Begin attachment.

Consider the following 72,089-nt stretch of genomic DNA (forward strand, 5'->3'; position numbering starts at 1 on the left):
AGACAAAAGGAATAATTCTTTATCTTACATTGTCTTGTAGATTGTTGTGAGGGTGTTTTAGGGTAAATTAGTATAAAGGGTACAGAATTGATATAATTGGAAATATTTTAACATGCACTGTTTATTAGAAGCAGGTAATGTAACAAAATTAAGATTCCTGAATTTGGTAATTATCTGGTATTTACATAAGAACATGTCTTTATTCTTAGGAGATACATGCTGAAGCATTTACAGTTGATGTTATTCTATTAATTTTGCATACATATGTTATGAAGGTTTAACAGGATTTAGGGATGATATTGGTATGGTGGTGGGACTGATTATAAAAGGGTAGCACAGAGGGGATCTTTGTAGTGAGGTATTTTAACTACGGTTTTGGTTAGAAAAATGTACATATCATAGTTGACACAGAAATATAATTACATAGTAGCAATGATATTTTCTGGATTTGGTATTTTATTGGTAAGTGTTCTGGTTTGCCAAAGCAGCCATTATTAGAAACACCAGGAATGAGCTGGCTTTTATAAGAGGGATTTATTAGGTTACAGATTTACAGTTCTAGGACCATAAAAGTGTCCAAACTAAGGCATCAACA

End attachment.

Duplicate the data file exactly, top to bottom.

Consider the following 72,089-nt stretch of genomic DNA (forward strand, 5'->3'; position numbering starts at 1 on the left):
AGACAAAAGGAATAATTCTTTATCTTACATTGTCTTGTAGATTGTTGTGAGGGTGTTTTAGGGTAAATTAGTATAAAGGGTACAGAATTGATATAATTGGAAATATTTTAACATGCACTGTTTATTAGAAGCAGGTAATGTAACAAAATTAAGATTCCTGAATTTGGTAATTATCTGGTATTTACATAAGAACATGTCTTTATTCTTAGGAGATACATGCTGAAGCATTTACAGTTGATGTTATTCTATTAATTTTGCATACATATGTTATGAAGGTTTAACAGGATTTAGGGATGATATTGGTATGGTGGTGGGACTGATTATAAAAGGGTAGCACAGAGGGGATCTTTGTAGTGAGGTATTTTAACTACGGTTTTGGTTAGAAAAATGTACATATCATAGTTGACACAGAAATATAATTACATAGTAGCAATGATATTTTCTGGATTTGGTATTTTATTGGTAAGTGTTCTGGTTTGCCAAAGCAGCCATTATTAGAAACACCAGGAATGAGCTGGCTTTTATAAGAGGGATTTATTAGGTTACAGATTTACAGTTCTAGGACCATAAAAGTGTCCAAACTAAGGCATCAACA